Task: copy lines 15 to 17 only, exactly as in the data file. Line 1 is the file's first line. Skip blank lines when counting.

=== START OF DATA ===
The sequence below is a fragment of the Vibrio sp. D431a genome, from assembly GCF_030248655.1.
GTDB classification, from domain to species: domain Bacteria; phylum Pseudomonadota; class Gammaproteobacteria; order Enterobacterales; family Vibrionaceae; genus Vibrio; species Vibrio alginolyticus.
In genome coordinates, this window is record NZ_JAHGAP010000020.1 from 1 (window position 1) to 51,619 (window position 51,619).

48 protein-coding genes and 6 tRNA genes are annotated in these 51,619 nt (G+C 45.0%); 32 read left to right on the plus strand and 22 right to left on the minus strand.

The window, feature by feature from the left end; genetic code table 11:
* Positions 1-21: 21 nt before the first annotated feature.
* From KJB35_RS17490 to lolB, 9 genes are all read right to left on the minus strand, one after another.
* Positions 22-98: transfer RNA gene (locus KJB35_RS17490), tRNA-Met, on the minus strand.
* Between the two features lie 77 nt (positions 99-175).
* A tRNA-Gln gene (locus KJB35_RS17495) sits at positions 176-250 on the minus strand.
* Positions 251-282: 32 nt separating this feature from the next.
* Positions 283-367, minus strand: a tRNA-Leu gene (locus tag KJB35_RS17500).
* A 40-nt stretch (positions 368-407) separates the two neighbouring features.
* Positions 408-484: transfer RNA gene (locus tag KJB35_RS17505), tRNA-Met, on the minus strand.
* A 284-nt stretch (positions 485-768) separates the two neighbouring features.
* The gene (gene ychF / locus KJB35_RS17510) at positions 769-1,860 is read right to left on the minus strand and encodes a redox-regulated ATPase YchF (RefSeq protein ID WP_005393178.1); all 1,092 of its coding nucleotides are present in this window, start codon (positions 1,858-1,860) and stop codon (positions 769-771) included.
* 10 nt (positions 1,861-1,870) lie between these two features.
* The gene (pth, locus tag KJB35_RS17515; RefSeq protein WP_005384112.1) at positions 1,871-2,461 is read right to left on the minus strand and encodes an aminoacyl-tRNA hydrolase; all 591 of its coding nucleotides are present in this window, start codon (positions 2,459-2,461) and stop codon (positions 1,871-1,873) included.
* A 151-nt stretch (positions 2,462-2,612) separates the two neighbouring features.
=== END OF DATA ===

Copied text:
* A 284-nt stretch (positions 485-768) separates the two neighbouring features.
* The gene (gene ychF / locus KJB35_RS17510) at positions 769-1,860 is read right to left on the minus strand and encodes a redox-regulated ATPase YchF (RefSeq protein ID WP_005393178.1); all 1,092 of its coding nucleotides are present in this window, start codon (positions 1,858-1,860) and stop codon (positions 769-771) included.
* 10 nt (positions 1,861-1,870) lie between these two features.